In my February blog, I explained how to use the tokenization technique in Natural Language Processing (NLP) to predict whether a particular Tweet could be geolocated to a particular neighborhood in the city of Caracas, Venezuela. Almost 37,000 Spanish Tweets that had a latitude and longitude from the city of Caracas, Venezuela were used to observe reactions to the food shortages within each of the city’s five municipalities from December 2014 to October 2016.
Today I want to delve into the details of the stemming technique, which is the next natural step in turning human language into 0s and 1s the computer can understand. Stemming takes away suffixes or prefixes in a word and leaves the root or the lemma. I used the NLTK library within the Python programming language was used to analyze the text from these Tweets. NLTK is a great beginner library and includes common computational linguistic techniques. There are many great blogs out there that will give you code snippets if you want to delve straight in.
This is Tweet # 24 out of 2835 filtered results. It was written at 18:42 on January 4, 2015 in the Baruta municipality. For privacy considerations the author of the Tweet is not shown.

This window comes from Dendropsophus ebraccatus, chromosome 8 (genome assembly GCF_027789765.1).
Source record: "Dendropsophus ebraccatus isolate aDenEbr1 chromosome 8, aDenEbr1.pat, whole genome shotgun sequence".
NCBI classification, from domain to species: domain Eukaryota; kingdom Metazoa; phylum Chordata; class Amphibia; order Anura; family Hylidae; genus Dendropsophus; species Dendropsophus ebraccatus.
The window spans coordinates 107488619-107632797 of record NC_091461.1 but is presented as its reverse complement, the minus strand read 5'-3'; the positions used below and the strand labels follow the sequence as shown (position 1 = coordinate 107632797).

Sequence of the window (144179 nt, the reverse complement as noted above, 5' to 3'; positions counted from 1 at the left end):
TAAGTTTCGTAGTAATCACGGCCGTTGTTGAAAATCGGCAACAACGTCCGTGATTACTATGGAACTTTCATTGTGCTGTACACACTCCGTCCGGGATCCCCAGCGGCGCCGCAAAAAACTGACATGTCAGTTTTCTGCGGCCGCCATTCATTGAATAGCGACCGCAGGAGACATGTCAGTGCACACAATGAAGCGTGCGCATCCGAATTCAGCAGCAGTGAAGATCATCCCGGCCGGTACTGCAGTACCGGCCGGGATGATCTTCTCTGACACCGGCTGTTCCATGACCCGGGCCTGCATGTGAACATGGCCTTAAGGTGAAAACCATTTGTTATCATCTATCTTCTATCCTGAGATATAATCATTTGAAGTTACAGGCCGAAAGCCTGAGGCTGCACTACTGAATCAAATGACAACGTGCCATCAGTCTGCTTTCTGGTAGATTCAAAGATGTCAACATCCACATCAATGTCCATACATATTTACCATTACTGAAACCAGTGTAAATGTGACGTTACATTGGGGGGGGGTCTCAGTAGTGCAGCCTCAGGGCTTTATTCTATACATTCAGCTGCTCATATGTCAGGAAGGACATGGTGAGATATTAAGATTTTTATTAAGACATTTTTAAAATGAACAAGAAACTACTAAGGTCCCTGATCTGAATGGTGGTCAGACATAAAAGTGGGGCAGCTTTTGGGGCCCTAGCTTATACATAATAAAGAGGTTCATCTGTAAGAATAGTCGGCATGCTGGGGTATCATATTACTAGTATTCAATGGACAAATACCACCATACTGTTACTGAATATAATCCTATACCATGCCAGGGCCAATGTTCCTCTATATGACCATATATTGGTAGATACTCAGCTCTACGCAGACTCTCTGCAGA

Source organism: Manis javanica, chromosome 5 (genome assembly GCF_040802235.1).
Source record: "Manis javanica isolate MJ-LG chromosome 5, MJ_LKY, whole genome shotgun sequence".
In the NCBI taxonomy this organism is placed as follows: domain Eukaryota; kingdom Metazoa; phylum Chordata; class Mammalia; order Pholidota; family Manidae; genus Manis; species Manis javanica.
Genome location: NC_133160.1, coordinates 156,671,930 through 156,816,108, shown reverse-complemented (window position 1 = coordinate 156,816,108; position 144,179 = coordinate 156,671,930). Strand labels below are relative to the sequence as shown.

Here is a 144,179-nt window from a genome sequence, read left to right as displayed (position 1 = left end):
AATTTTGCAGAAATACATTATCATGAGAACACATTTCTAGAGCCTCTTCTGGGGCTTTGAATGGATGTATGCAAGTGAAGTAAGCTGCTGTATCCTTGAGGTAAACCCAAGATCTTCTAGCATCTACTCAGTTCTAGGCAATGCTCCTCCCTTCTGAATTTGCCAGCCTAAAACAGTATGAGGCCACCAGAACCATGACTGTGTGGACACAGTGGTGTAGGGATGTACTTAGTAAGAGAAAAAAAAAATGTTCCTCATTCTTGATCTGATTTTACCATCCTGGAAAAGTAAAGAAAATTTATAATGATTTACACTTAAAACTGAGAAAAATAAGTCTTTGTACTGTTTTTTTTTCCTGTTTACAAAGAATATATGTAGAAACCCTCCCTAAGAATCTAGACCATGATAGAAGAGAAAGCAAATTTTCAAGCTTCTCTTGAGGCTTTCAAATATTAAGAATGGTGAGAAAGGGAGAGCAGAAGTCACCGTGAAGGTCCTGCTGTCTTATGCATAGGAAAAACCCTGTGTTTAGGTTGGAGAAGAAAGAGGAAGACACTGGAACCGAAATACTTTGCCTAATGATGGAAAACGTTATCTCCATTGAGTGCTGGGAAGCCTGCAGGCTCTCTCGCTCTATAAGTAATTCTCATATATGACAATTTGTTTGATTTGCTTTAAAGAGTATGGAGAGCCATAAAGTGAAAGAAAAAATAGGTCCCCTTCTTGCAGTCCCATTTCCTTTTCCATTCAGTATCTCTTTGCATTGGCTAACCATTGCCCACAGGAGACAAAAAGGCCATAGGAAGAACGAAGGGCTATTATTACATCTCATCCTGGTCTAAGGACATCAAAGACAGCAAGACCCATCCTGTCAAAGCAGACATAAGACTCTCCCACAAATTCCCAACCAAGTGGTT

Taking the original language in the Tweet and applying tokenization, or breaking each word in a sentence into a list gave us this result in Python.
There are several types of stemming techniques including Snowball and Porter. Porter is known for its speed and simplicity. Snowball supports several foreign languages, including Spanish. So is we apply Snowball stemming to the tokenized list above and compare it to Porter Stemming for the original Tweet, we will get the following result.
Even though the Snowball stemmer seems to be more accurate, there is still further processing to do. We have several cases where a couple of words have been combined into one such as “h.pan”, “anaquelesVaciosEnVenzuela” and “venezuela…renuncia.” From human domain expertise, we know that the word ‘nicolas’ probably refers to Venzuelan President Nicolas Maduro so the stemming into ‘nicol’ from the Snowball stemmer or ‘nicola’ from the Porter stemmer is not accurate. There is also punctuation such as colons, periods, commas and hashtags remaining in the processed text. Next month I’ll talk about removing stopwords and punctuation from the Tweet text.